Pattern Library Workflow
Just about a year ago, I started working at Allstate. Myself and my team of two UI Engineers and a Design Lead established a Pattern Library that has been very successful. With the success I decided that it would be a good idea to share our workflow in an article.
For starters we have the four segments that every Pattern Library is structured with. These start with fundamentals that translate into the coded components and then we bundle together those components into templates. Finally the production ready pages built from the templates and are distributed inside of apps.
- Fundamentals: Colors, Iconography, and Typography
- Components: Buttons, Form Fields, Accordions, etc
- Templates: Starter Kit and collections of Components
- Pages: Implementations of the Templates with integration with the backend and the final copy ready for production.
These segments really help isolate the inner linking dependencies on each-other. Where if we were to update a component we’ll most-likely need to update some templates and so on.
The Governance Model
Our governance is structured to have different practices branch off but come together as a community for contributions directly to the Pattern Library. The Pattern Library’s Style Guide or Sketch file is maintained and managed by the Designer Librarian role while the Code Base, Deployments, and Bug Tracking is maintained by the UI Developer Librarian role.
The Pattern Library is the source of our tools, our “Life Blood” if you will. The Librarian’s are constantly collaborating on introducing enhancements to the Pattern Library and making the hard decisions when it comes to introducing new Patterns to the library, thus that’s why their called “Librarians”.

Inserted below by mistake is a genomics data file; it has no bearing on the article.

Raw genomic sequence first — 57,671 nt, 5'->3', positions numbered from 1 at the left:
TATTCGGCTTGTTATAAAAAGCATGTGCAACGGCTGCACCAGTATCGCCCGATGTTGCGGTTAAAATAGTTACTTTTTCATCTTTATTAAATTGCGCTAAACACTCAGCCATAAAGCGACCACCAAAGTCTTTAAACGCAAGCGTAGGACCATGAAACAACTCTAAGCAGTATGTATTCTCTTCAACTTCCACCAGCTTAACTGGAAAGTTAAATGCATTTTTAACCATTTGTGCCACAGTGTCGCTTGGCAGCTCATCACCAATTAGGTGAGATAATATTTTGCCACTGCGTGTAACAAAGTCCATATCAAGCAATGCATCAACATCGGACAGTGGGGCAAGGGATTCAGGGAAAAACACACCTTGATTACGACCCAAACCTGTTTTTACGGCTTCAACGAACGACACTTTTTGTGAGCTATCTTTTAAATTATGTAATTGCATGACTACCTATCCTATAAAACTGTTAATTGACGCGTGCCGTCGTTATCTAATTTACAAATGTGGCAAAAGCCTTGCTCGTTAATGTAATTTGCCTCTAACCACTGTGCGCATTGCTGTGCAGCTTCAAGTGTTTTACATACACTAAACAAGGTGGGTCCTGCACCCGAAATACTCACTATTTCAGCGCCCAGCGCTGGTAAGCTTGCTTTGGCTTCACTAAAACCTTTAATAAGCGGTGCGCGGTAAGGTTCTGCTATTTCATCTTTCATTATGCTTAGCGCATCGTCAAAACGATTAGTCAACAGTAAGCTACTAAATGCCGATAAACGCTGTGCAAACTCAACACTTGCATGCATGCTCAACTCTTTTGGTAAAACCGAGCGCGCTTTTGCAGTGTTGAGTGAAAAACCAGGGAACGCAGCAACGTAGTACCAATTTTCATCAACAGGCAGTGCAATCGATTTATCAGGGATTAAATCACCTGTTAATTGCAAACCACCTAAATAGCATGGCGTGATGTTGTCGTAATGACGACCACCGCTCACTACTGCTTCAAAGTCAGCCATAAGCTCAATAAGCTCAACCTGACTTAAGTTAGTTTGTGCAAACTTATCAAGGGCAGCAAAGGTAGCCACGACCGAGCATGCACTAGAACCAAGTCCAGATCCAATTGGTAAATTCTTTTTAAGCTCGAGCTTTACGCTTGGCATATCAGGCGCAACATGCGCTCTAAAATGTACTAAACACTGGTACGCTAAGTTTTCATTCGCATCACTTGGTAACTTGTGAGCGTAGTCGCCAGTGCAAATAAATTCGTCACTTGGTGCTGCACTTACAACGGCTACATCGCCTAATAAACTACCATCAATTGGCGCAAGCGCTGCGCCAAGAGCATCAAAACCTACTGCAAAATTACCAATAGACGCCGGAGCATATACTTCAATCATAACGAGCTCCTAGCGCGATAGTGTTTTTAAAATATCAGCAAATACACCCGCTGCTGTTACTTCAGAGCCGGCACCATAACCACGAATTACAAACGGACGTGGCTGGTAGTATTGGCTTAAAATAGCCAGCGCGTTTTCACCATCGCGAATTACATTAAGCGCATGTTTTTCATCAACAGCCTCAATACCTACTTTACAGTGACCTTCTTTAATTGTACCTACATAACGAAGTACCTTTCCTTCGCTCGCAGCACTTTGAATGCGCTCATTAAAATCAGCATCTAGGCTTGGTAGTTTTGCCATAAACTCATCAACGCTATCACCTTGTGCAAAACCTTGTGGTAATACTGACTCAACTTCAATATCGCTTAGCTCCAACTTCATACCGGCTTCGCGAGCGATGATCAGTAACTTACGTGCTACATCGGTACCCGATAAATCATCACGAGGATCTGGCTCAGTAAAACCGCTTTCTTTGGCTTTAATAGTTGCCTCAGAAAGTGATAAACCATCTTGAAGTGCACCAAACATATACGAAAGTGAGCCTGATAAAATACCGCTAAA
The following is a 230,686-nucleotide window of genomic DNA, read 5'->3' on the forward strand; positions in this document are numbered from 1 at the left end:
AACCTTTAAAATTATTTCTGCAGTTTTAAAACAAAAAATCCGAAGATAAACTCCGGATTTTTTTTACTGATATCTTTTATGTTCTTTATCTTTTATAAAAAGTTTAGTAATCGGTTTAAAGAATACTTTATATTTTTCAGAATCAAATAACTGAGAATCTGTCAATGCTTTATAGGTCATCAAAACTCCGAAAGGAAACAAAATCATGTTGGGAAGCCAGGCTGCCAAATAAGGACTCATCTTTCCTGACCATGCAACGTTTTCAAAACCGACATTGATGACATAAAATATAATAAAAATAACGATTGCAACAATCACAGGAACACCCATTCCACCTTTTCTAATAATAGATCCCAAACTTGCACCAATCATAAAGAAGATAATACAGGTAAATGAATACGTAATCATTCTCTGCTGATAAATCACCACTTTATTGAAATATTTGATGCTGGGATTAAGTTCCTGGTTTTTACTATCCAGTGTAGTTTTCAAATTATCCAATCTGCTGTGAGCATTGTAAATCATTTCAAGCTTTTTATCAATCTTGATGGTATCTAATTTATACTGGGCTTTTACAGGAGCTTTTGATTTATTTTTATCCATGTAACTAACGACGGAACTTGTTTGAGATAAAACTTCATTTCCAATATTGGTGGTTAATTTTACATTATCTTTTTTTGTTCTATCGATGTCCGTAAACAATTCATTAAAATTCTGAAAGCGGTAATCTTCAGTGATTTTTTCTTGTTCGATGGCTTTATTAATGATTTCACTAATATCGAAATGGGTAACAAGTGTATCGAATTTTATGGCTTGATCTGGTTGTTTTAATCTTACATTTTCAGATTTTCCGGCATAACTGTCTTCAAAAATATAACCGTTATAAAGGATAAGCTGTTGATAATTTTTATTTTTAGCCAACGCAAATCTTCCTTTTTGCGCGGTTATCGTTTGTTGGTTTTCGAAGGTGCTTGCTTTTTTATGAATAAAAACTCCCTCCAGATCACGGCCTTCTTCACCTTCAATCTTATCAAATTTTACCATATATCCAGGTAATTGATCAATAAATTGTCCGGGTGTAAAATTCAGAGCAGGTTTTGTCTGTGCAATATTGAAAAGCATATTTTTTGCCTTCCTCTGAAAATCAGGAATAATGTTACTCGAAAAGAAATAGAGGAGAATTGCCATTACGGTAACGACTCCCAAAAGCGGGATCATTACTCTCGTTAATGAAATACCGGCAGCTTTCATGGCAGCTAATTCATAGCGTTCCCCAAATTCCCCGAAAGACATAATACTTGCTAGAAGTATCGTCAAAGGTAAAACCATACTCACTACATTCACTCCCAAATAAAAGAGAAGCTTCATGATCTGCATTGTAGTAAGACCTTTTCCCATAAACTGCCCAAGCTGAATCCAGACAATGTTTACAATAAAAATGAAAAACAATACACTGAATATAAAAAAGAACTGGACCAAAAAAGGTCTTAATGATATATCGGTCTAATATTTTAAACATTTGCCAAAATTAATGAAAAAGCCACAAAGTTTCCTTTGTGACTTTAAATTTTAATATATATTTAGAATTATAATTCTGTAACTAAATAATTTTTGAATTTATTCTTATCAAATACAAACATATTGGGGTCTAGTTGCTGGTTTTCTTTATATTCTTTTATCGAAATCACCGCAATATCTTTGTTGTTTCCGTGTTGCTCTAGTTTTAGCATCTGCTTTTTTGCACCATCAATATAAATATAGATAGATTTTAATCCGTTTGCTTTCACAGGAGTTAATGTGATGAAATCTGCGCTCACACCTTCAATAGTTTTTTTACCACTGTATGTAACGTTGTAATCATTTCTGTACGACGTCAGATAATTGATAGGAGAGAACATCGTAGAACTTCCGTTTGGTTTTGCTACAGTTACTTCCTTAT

The responsibilities of both Librarian roles aren’t just limited to maintenance and actually have a lot of support and training efforts. Let’s say a team is interested in using the Pattern Library’s resources, they’ll likely need questions answered or on boarding to the resources. The Librarians both work with project teams on that.
Our Workflow is similar to any other design process. The “Discover” phase is a collaborative effort between the design teams and the Designer Librarian. They will focus on delivering what’s needed for the project to the Developer Librarian/s. The output of the “Define” phase is to produce the Pattern in the Sketch Style Guide. Once that’s completed the Pattern will go into the “Develop” stage. This is where the Developer Librarian will code and document the Pattern in the Living Style Guide producing something that can be consumed by the project team and others.